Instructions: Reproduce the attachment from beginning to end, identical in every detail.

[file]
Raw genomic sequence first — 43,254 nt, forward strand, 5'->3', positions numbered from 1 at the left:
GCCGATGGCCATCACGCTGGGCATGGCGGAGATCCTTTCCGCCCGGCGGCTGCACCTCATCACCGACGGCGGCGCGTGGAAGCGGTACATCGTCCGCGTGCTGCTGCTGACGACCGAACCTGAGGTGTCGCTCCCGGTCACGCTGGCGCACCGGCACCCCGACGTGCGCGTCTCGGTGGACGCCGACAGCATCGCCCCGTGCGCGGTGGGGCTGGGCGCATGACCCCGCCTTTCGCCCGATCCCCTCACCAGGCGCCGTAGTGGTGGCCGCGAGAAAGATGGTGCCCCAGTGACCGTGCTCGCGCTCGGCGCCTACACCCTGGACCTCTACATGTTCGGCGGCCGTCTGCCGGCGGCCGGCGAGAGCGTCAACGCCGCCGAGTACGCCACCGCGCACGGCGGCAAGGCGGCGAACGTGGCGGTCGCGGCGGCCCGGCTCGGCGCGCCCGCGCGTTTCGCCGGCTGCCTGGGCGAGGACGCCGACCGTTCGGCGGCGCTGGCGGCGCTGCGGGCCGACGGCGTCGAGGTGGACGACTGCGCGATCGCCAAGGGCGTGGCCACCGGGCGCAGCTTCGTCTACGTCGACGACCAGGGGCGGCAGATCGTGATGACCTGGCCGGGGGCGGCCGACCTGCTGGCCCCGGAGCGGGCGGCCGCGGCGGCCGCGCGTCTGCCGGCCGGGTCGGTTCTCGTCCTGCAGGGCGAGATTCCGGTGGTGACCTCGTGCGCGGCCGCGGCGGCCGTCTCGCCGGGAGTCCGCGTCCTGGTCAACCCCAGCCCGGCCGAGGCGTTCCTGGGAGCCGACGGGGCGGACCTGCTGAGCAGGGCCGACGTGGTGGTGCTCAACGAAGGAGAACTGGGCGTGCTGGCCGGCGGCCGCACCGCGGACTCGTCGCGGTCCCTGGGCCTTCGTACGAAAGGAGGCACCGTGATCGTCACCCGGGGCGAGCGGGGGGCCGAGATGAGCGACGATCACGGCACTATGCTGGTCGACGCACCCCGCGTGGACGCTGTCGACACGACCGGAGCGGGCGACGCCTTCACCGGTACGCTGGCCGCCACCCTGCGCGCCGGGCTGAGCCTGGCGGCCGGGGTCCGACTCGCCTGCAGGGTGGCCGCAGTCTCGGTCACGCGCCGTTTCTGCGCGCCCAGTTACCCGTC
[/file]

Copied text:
Raw genomic sequence first — 43,254 nt, forward strand, 5'->3', positions numbered from 1 at the left:
GCCGATGGCCATCACGCTGGGCATGGCGGAGATCCTTTCCGCCCGGCGGCTGCACCTCATCACCGACGGCGGCGCGTGGAAGCGGTACATCGTCCGCGTGCTGCTGCTGACGACCGAACCTGAGGTGTCGCTCCCGGTCACGCTGGCGCACCGGCACCCCGACGTGCGCGTCTCGGTGGACGCCGACAGCATCGCCCCGTGCGCGGTGGGGCTGGGCGCATGACCCCGCCTTTCGCCCGATCCCCTCACCAGGCGCCGTAGTGGTGGCCGCGAGAAAGATGGTGCCCCAGTGACCGTGCTCGCGCTCGGCGCCTACACCCTGGACCTCTACATGTTCGGCGGCCGTCTGCCGGCGGCCGGCGAGAGCGTCAACGCCGCCGAGTACGCCACCGCGCACGGCGGCAAGGCGGCGAACGTGGCGGTCGCGGCGGCCCGGCTCGGCGCGCCCGCGCGTTTCGCCGGCTGCCTGGGCGAGGACGCCGACCGTTCGGCGGCGCTGGCGGCGCTGCGGGCCGACGGCGTCGAGGTGGACGACTGCGCGATCGCCAAGGGCGTGGCCACCGGGCGCAGCTTCGTCTACGTCGACGACCAGGGGCGGCAGATCGTGATGACCTGGCCGGGGGCGGCCGACCTGCTGGCCCCGGAGCGGGCGGCCGCGGCGGCCGCGCGTCTGCCGGCCGGGTCGGTTCTCGTCCTGCAGGGCGAGATTCCGGTGGTGACCTCGTGCGCGGCCGCGGCGGCCGTCTCGCCGGGAGTCCGCGTCCTGGTCAACCCCAGCCCGGCCGAGGCGTTCCTGGGAGCCGACGGGGCGGACCTGCTGAGCAGGGCCGACGTGGTGGTGCTCAACGAAGGAGAACTGGGCGTGCTGGCCGGCGGCCGCACCGCGGACTCGTCGCGGTCCCTGGGCCTTCGTACGAAAGGAGGCACCGTGATCGTCACCCGGGGCGAGCGGGGGGCCGAGATGAGCGACGATCACGGCACTATGCTGGTCGACGCACCCCGCGTGGACGCTGTCGACACGACCGGAGCGGGCGACGCCTTCACCGGTACGCTGGCCGCCACCCTGCGCGCCGGGCTGAGCCTGGCGGCCGGGGTCCGACTCGCCTGCAGGGTGGCCGCAGTCTCGGTCACGCGCCGTTTCTGCGCGCCCAGTTACCCGTC